Don’t tell your daughter she’s pretty

Image credit: iStock

Mummy Musings is a fortnightly column where Elisabeth Lee navigates the ups and downs of bringing up her daughter.

It’s now officially summer. The days are so long that when little A goes to bed the sunlight still streams in her window and she refuses to sleep. The nights are warm and full of noise – we have to sleep with the windows open to let the breeze in.

One morning, to escape the heat of the valley, we decide to head up into the mountains. There is an easy day hike we love that is aptly-named Paradise Meadows, which is mostly boardwalk and kind to toddler feet. We have a guest staying with us, and it seems like a nice thing to do.

The first half of the walk is magical. The morning mist burns off, revealing stunted mountain pines, rampant wildflowers and little streams full to bursting with trout. A skips ahead, powered mainly by the box of chocolate graham cookies we have brought with us. We stop to have some water; a curious whisky-jack alights on A momentarily, probably wondering if she would share a cookie crumb or two. A giggles and wants to try feeding the bird, so we cave in and let her stand there, palm open, hand held high while the crazy whisky-jacks squabble over treats.

We’re feeling good so we decide to take a little detour and head up to Battleship Lake. A flags a little and we decide to split up – the adults will head to the lake, while little A and I start heading back first. We plan on stopping for a snack to let the adults catch up with us eventually.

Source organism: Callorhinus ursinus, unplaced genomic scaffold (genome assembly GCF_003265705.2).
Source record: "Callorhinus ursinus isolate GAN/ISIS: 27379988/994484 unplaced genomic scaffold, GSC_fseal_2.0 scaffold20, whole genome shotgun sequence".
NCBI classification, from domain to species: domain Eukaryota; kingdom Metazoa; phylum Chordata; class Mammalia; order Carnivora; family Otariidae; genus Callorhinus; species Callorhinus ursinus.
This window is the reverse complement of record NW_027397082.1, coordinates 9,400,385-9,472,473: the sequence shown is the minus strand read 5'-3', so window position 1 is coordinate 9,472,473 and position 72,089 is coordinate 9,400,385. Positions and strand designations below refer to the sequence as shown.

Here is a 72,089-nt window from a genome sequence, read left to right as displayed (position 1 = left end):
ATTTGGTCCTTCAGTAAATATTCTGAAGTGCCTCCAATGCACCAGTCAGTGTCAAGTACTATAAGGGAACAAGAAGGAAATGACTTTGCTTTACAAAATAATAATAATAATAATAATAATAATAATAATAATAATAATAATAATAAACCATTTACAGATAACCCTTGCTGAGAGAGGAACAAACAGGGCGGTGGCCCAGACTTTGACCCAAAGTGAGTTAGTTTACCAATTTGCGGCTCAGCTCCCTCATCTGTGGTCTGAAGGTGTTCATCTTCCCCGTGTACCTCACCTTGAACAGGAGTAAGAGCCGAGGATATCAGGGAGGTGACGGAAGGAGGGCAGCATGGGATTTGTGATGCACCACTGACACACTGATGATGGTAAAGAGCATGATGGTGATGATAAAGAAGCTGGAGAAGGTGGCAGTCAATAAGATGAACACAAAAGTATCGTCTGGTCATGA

It’s quiet, just the two of us, hiking in the woods. The path runs gently downhill, so A moves lightly and quickly as we head back down. Spending time like this with her, so simply and harmoniously, warms my heart more than the summer sun can.

Then, like a thunderbolt, she says: “I’m prettier when I wear a dress, aren’t I, mummy?” And my heart breaks.

I say, almost too quickly: “You’re beautiful all the time!” I want to shake her and say she’s pretty no matter what, that it’s your beauty on the inside that counts, but I can see in her eyes that she doesn’t believe me. I wonder if I have already – at such a tender age – failed her.

I think of the poem by Nayyirah Waheed:

i will tell you, my daughter
of your worth
not your beauty
every day. (your beauty is a given. every being is
born beautiful).
knowing your worth
can save your life.
raising you on beauty alone
you will be starved.
you will be raw.
you will be weak.
an easy stomach.
always in need of someone telling you how
beautiful you are.

Credit: the work of dreams.

Have I been starving A? Have I somehow not told her what she needs to hear, as opposed to what I want to say? It’s a thought that bothers me for the rest of the day.

Later that night as I lie by A waiting for her to fall asleep, it occurs to me how it could have happened. We are all guilty of sending these mixed, confusing signals. I’m guilty of complimenting her when she dresses up but never appreciating how awesome she looks in her surfing shorts. I think back to recent interactions and cringe at our relatives’ well-meaning coos of “Oh, look how pretty her nails are!” and “Such a pretty dress!”.

So, as a mother who wants her daughter to grow up to be more than just eye candy, here’s my plea. As a parent, think hard about what you say to your child. About the media that your child consumes. About what her peers, teachers and relatives are saying to her. And help your daughter hear what she needs to hear – that she is strong, that she is powerful, and that she is worth it.


Elisabeth Lee is proof that it is never too late to consider a second, third or even fourth career, having come to both motherhood and writing late in life. She occasionally freelances and can be reached at

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